Sunday, March 24, 2019

Bill Crawford: Gov Should Veto Dark Money Bill

"Transparency is critical to fair government," Gov. Phil Bryant, a longtime champion of transparency and accountability in government, once said.

Secretary of State Delbert Hosemann also promoted transparency when he proposed revamping Mississippi election laws in 2016. As WTOK-TV in Meridian reported: "Who's dealing out money to candidates? And which ones are taking it? The Mississippi Secretary of State intends for that information to be available electronically."

Transparency shines a light on activities of government that otherwise would remain dark.

One key transparency requirement is for politicians to disclose who gives them campaign contributions. Mississippi Code Section 23-15-807 requires candidates from the local to state level to identify anyone or any organization who gives them in excess of $200.

When so identified, contributors' names and addresses become public records.

Of course, there are those who want to buy candidates and influence elections who do not want their identities known. This is the realm of dark money.

The U.S. Supreme Court's "Citizen United" decision in 2010 opened the door for 501(c)(4) "social welfare" corporations to become fronts for dark money. Big money individuals and corporations can now funnel millions into these entities for the sole purpose of influencing elections for or against candidates.

Come now Republicans in the Mississippi Legislature who want to protect dark money from the light of transparency.

House Bill 1205 introduced by Rep. Jerry Turner of Baldwyn, would prohibit public agencies from requesting donor identifies from 501(c)(4) organizations and make it a crime to do so.

Republican Rep. Rob Roberson told the Starkville Daily News the law could help donors avoid repercussions from their contributions. "They were having some issues with people who have donated, whether it be to campaigns, certain causes, they had stopped attacking the issue and started attacking the people who had donated,” he explained.

Republicans pushed this dark money bill through the House 69 to 47 and through the Senate 32 to 18.


Big money contributors giving thousands or millions of dollars should have their identities kept secret while the average Joe who gives just over $200 has his identity made public? Something just doesn't smell right about this.

Oh, Mississippi Code Section 97-13-15 restricts campaign contributions from corporations to $1,000. But corporations can give dark money entities as much as they want, thereby circumventing this restriction.

"In a free society, transparency is government's obligation to share information with citizens," says, a champion of government transparency. "It is at the heart of how citizens hold their public officials accountable."

Note: Similar legislation was pushed this year in Kentucky. It was defeated after the public was made aware of what was going on. "Sunshine truly is the best disinfectant," wrote the Winchester Sun newspaper.

If there is one thing Gov. Phil Bryant is known for from his time as state auditor to now it is his stance on transparency and accountability in government. He "ushered in a new era of transparency in state government," wrote the Neshoba Democrat, and "helped pass the first ethics reform legislation in Mississippi in 25 years."

"In a job where honesty and trustworthiness are the foundations for building public confidence in state government, Bryant made a positive difference for Mississippians," reads a 2013 Washington Post commentary.

The Governor should veto House Bill 1205 and sustain his strong stand for transparency.

Crawford is a syndicate columnist from Meridian.


Anonymous said...

So much so wrong in the various 'facts mixed with personal opinion sratements'made by Bill here.

1) bBill, when you took campaign contributions - either for the State Legislature or for your Congressional run - did you consider yourself sold to those that contributed? Or do you just think all other politicians are bought by contributors, all but of course your sanctimonious self? Your opening states that politicians are 'bought' by contributors, so I guess that includes the almost half million dollars you collected between the mid-it's and the mid-90s.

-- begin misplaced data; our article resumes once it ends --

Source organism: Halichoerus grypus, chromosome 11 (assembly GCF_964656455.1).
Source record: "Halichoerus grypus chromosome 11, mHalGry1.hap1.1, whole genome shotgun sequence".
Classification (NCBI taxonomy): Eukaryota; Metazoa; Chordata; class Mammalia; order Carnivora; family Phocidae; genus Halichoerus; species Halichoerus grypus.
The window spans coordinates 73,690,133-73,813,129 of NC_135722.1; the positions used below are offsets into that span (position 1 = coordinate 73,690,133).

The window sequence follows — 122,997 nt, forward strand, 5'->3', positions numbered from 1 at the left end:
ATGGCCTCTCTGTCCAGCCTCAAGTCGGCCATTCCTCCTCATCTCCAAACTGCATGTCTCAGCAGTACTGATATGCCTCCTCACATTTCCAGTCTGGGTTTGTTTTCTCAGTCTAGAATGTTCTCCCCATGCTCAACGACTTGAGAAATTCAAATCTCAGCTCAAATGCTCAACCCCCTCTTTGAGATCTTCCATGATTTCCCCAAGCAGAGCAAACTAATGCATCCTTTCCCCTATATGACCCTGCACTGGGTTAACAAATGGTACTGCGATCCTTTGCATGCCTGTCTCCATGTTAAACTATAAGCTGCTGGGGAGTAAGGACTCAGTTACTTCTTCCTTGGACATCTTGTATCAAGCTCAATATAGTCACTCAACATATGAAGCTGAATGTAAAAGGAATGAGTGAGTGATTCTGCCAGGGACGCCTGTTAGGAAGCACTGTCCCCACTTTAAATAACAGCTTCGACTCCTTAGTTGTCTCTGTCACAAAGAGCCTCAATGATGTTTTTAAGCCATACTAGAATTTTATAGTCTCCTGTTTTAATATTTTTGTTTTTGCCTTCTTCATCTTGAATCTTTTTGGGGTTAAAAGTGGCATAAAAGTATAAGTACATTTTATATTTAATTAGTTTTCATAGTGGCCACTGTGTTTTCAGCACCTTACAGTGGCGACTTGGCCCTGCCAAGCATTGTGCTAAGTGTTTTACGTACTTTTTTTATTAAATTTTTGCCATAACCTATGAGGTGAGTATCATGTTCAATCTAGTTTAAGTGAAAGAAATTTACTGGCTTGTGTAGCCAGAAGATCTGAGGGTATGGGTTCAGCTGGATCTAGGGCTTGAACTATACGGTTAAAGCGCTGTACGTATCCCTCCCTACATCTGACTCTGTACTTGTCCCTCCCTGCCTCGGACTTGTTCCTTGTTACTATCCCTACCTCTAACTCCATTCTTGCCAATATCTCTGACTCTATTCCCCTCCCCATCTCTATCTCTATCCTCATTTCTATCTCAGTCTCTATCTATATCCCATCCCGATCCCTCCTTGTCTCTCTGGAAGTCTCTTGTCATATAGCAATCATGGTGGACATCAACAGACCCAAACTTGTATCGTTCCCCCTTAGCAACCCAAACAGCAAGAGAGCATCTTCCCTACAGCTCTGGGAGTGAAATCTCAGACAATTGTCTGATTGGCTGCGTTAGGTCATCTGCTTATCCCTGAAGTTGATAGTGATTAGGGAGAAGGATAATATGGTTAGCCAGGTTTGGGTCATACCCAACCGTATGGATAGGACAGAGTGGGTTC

2) the theory that all big contributions are being made hidden thru 504's and that all small $200 contributors are being reported is crap. The 504s receive small contributors also, and many large, very large contributors are made directly and reported. Trying to imply differently by dragging the $1000 Corp limit red herring doesn't fly, but it was a nice try at diversion.

3) To consider all 504's as collecting campaign dollars to be passed thru to buy politicians is wrong in and of itself; note that Bill does not give examples of the many 504 organizations that this bill would affect -,many that advocate policy positions that many of the readers support philosophically and with their contributed money. Those contributors don't consider themselves as buying politicians with their contributions as Bill claims here, but do want the organization's to push for for or support certain policies - both within the political system and publically.

Anonymous said...

10:10 am You've completely ignored ,by focusing on the candidate that " dark money" is used to influence the vote. And, that is done by " fake news", smears, and misinformation.

You want us to believe that the 6.8 billion dollars spent in the last election ( 2 billion by Wall Street) had no influence on the outcome.

If money has no " influence" with politicians then why have the Russians and Chinese spent so much in the effort.

But, it hardly matters the Governor does. It will only show how hypocritical or dishonest he is.

When we forgot ( thanks to money spent on propaganda) that capitalism is an economic system that has nothing to do with a system of government ( Russia, China and Vietnam all using capitalism), we sold our system of government. We redefined success personal wealth and celebrity instead of character. When we sold our Fourth Estate and our judicial system and when appealing to our worst instincts worked, we sold our democracy. Putin is called President too.

Anonymous said...

Where is media’s outrage over the 2-3 legislators who have their campaign accounts set up as 501 c 3’s? I won’t hold my breath while i wait.

Anonymous said...

The Mississippi Campaign Finance statutes are exempted from the bill.

Anonymous said...

I think it's no more my business who contributes to a candidate than it is how someone votes or who joins whom for dinner.

Anonymous said...